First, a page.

Juliet Mhango, chief human capital, diversity and transformation officer, Cell C: These skills are important in understanding the needs of your customer – to offer and package products and services that they want and need – as well as service them in a way they prefer.
Brainstorm: What happens to the company that doesn’t pay attention?
Lyndy van den Barselaar, MD, ManpowerGroup South Africa: Already there’s a notable difference between superstar organisations, such as Amazon, that are reaping the benefits of digitalisation efforts before the pandemic. As such, companies that are investing in digitalisation, workforce skills and innovation now, are already capturing a greater market share and benefiting employees and customers.
Steve Briggs chief sales and marketing officer, SEACOM: Companies that don’t pay attention to skills development will fall behind in competitiveness, their ability to attract and retain talent, and may very well go out of business.
Priscilla Rampathi, MD, Altron People Solutions: If organisations fail to understand that their people are the drivers and supporters of technological advancement, chances are that their systems and processes will fall short of expectations and they will probably face high attrition rates, with staggering IP and financial losses. Investing in 4IR skills also addresses the social responsibility aspect that companies are required to embark on.
Ian Jansen van Rensburg, director: Solutions Engineering, and lead technologist at VMware Sub-Saharan Africa: Companies without the desired skills among their employees will be stuck punching time cards when others are using hovercrafts.
Seugnet van den Berg, executive director, Bizmod: This is not a case of keeping up with the Joneses.Rather, it’s ensuring you can operate and thrive as an organisation in an environment that will look vastly different in a few years’ time.
Brainstorm: How can a company build the skills it needs?
Portia Thokoane, chief human capital officer, Dark Fibre Africa: Success in the 4IR will be about more than just technology skills – from an early age, children must be taught to solve complex problems, to think critically, to be creative, capable of working together with others, be emotionally intelligent, and be flexible and adaptable. These types of skills, often dubbed ‘soft’, will elevate the results that we can achieve to incredible levels. It will also help us to sustainably address real-world problems and challenges that technical skill will never be able to solve.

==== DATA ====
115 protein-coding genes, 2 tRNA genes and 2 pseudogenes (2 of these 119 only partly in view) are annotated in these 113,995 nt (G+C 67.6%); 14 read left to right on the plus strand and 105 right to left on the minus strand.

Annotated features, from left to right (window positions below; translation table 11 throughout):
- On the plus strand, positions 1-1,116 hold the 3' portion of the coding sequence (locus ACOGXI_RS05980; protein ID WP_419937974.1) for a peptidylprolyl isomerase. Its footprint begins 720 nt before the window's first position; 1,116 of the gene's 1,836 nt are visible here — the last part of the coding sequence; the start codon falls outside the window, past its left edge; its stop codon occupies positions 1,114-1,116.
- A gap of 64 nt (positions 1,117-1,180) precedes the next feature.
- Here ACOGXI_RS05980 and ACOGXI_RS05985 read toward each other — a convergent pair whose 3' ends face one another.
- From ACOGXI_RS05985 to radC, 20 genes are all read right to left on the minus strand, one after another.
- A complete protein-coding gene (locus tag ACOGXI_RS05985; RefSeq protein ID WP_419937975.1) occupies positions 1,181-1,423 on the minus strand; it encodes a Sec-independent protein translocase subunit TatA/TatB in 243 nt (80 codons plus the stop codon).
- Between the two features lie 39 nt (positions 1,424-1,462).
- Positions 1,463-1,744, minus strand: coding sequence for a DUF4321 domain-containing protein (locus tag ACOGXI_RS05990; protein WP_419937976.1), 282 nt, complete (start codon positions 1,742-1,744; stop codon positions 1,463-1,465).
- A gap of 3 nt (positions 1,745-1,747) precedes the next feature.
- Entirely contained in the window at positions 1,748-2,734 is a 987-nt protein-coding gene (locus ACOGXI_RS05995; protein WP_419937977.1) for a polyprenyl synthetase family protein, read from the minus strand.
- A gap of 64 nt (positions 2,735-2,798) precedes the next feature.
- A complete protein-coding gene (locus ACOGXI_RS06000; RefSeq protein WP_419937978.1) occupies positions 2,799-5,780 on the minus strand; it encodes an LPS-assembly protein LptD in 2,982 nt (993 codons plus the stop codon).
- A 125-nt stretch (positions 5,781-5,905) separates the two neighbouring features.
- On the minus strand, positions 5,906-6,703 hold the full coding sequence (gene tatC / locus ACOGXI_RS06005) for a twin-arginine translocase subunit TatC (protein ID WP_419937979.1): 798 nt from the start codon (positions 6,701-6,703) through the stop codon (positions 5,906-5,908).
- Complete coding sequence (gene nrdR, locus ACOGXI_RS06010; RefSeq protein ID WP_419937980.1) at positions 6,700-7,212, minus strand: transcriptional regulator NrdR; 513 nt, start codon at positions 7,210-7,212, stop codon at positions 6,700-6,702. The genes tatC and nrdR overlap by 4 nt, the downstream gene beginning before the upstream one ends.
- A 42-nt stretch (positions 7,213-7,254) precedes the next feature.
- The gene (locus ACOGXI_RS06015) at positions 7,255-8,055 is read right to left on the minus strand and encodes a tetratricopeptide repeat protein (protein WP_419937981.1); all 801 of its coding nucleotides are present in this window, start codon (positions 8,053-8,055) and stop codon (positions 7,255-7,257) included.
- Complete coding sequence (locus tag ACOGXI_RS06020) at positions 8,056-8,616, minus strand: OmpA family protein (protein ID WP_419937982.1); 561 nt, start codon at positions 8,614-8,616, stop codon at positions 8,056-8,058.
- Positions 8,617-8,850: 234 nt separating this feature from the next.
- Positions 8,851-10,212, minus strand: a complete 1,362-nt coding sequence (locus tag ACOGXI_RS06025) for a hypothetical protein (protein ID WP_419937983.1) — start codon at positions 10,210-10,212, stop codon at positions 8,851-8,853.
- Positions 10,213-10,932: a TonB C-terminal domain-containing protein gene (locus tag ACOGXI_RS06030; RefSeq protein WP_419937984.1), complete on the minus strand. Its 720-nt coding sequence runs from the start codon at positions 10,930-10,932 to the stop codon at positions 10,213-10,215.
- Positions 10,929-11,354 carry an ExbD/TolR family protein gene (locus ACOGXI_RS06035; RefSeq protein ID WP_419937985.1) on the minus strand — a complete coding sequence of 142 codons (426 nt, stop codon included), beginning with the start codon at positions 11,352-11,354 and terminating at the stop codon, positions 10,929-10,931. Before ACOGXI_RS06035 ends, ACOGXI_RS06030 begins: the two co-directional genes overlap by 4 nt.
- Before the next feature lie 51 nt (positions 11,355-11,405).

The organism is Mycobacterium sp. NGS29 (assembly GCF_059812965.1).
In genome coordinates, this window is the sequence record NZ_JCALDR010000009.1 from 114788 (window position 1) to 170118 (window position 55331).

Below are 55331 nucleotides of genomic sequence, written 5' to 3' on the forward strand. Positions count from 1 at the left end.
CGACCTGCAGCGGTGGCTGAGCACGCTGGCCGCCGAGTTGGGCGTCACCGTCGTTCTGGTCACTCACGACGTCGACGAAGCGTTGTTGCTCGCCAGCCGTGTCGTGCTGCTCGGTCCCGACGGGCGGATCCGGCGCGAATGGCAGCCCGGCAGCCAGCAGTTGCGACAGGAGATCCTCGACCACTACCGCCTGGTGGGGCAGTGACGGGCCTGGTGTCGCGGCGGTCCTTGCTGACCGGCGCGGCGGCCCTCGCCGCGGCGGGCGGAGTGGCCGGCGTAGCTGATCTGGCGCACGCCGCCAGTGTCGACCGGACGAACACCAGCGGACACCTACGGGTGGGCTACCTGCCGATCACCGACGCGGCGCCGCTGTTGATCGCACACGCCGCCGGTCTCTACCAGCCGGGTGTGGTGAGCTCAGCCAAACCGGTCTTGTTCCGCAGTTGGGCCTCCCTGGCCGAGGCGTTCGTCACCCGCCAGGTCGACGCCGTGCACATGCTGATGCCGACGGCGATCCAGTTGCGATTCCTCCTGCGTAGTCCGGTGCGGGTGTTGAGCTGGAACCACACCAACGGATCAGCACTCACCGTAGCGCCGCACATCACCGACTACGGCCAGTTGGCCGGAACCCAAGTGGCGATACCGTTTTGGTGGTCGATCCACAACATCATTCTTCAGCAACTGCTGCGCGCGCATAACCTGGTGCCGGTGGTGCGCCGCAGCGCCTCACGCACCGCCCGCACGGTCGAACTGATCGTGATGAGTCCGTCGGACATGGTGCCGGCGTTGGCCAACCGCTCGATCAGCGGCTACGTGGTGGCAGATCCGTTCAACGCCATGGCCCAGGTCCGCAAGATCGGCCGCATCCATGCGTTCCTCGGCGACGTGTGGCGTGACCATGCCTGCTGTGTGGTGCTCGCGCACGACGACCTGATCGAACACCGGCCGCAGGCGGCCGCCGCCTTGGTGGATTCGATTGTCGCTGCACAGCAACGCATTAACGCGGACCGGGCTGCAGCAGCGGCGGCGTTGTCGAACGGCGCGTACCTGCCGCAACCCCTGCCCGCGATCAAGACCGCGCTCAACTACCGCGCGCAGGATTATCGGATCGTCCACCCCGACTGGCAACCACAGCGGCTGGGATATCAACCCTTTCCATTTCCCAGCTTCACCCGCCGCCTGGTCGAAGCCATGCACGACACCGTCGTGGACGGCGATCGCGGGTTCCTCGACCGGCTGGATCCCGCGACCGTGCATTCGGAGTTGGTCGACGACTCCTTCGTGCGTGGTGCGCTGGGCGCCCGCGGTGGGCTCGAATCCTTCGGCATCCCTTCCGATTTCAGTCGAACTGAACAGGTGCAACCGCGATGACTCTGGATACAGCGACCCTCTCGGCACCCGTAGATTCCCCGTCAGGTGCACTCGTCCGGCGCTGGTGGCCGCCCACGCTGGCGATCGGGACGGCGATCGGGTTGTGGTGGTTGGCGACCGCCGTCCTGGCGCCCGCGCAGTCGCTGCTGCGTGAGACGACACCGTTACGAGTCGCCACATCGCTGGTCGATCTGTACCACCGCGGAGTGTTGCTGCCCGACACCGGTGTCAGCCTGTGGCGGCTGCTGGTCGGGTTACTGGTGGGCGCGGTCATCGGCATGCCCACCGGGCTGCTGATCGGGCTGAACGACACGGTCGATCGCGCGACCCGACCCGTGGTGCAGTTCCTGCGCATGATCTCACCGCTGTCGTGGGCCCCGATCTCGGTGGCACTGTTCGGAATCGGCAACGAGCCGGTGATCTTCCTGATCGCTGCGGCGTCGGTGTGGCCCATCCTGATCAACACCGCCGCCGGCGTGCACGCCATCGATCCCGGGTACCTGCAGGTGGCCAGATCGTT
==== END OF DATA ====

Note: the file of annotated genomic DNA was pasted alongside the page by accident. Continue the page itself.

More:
Siyabonga Madyibi, executive director: Corporate, External and Legal Affairs, Microsoft South Africa: The skills development journey is a long one, and public-private partnerships play a critical role in accelerating digital transformation, and through a combination of partnerships with government, academia, businesses, non-profits and citizens, we can build an enabling training ecosystem to meet the challenge.
Marilyn Moodley, South African country leader, SoftwareONE: When you focus on training your employees, you won’t have to disrupt your productivity to teach new workers the appropriate skills and systems. Additionally, you will save on recruiting expenses, which could be used to train and certify existing employees instead.
Charl Coetsee, business unit manager: automation and integration, First Technology Digital: For a company to build the skill necessary for the Fourth Industrial Revolution, it will need to understand what the revolution entails.
Colin Timmis, general country manager, Xero South Africa: For businesses that are struggling to hire external talent, focus on upskilling tech champions in your current teams. Even if your budget is modest, look at what skills you currently have in your organisation that can be built on and make use of free online training.
Liesel Dentlinger, group director: HR, Omnia: Businesses must be discerning in their hiring process, taking a holistic approach to assessment, but it’s also imperative that they make the right learning and development opportunities accessible.
* This feature was first published in the July edition of ITWeb's Brainstorm magazine.